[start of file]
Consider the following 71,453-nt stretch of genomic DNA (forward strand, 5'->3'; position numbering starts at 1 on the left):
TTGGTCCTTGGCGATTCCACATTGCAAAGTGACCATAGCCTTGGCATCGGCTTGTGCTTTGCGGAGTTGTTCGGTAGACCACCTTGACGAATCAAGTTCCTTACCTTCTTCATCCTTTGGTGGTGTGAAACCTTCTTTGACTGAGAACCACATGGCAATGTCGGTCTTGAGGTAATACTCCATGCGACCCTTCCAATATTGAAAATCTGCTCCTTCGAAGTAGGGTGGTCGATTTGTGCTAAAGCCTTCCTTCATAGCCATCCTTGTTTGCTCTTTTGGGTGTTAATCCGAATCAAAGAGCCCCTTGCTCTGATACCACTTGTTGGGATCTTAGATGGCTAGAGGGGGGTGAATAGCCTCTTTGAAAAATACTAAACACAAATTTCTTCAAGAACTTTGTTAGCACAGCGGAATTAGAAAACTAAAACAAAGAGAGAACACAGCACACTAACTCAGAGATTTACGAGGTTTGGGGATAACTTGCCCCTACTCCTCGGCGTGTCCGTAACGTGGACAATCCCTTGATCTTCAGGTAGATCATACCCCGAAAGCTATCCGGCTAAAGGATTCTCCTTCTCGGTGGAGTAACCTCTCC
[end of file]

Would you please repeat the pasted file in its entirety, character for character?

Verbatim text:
Consider the following 71,453-nt stretch of genomic DNA (forward strand, 5'->3'; position numbering starts at 1 on the left):
TTGGTCCTTGGCGATTCCACATTGCAAAGTGACCATAGCCTTGGCATCGGCTTGTGCTTTGCGGAGTTGTTCGGTAGACCACCTTGACGAATCAAGTTCCTTACCTTCTTCATCCTTTGGTGGTGTGAAACCTTCTTTGACTGAGAACCACATGGCAATGTCGGTCTTGAGGTAATACTCCATGCGACCCTTCCAATATTGAAAATCTGCTCCTTCGAAGTAGGGTGGTCGATTTGTGCTAAAGCCTTCCTTCATAGCCATCCTTGTTTGCTCTTTTGGGTGTTAATCCGAATCAAAGAGCCCCTTGCTCTGATACCACTTGTTGGGATCTTAGATGGCTAGAGGGGGGTGAATAGCCTCTTTGAAAAATACTAAACACAAATTTCTTCAAGAACTTTGTTAGCACAGCGGAATTAGAAAACTAAAACAAAGAGAGAACACAGCACACTAACTCAGAGATTTACGAGGTTTGGGGATAACTTGCCCCTACTCCTCGGCGTGTCCGTAACGTGGACAATCCCTTGATCTTCAGGTAGATCATACCCCGAAAGCTATCCGGCTAAAGGATTCTCCTTCTCGGTGGAGTAACCTCTCC